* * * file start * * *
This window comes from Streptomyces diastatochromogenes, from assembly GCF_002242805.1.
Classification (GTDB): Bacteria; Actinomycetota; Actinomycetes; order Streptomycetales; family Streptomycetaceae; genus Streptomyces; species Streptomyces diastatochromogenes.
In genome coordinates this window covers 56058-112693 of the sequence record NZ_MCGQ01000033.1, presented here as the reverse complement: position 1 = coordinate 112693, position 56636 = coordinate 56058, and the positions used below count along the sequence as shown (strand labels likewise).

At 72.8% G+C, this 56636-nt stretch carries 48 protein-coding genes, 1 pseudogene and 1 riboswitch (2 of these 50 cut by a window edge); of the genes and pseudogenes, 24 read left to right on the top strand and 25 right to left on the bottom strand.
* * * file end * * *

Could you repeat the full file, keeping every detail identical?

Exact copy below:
This window comes from Streptomyces diastatochromogenes, from assembly GCF_002242805.1.
Classification (GTDB): Bacteria; Actinomycetota; Actinomycetes; order Streptomycetales; family Streptomycetaceae; genus Streptomyces; species Streptomyces diastatochromogenes.
In genome coordinates this window covers 56058-112693 of the sequence record NZ_MCGQ01000033.1, presented here as the reverse complement: position 1 = coordinate 112693, position 56636 = coordinate 56058, and the positions used below count along the sequence as shown (strand labels likewise).

At 72.8% G+C, this 56636-nt stretch carries 48 protein-coding genes, 1 pseudogene and 1 riboswitch (2 of these 50 cut by a window edge); of the genes and pseudogenes, 24 read left to right on the top strand and 25 right to left on the bottom strand.